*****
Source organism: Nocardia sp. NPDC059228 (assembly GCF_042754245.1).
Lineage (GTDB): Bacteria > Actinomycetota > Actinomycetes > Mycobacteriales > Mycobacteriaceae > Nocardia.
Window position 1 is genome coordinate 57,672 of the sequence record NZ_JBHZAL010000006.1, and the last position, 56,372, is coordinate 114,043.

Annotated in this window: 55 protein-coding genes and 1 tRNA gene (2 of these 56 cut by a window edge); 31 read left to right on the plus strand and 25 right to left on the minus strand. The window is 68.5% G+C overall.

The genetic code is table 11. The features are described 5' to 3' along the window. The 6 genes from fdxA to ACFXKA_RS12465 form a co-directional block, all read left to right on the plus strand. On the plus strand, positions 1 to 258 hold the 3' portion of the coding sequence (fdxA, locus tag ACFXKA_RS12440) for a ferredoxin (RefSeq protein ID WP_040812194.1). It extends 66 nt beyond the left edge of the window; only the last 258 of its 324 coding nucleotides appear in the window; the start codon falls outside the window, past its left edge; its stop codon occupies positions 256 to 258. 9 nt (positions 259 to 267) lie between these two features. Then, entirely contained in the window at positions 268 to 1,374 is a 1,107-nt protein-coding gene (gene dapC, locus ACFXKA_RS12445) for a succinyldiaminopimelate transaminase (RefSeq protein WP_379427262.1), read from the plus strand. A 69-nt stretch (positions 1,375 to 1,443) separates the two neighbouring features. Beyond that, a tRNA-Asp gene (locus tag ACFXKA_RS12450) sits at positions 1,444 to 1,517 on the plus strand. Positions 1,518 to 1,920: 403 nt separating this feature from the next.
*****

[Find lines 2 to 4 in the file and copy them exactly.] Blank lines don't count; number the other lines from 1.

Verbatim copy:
Lineage (GTDB): Bacteria > Actinomycetota > Actinomycetes > Mycobacteriales > Mycobacteriaceae > Nocardia.
Window position 1 is genome coordinate 57,672 of the sequence record NZ_JBHZAL010000006.1, and the last position, 56,372, is coordinate 114,043.

Annotated in this window: 55 protein-coding genes and 1 tRNA gene (2 of these 56 cut by a window edge); 31 read left to right on the plus strand and 25 right to left on the minus strand. The window is 68.5% G+C overall.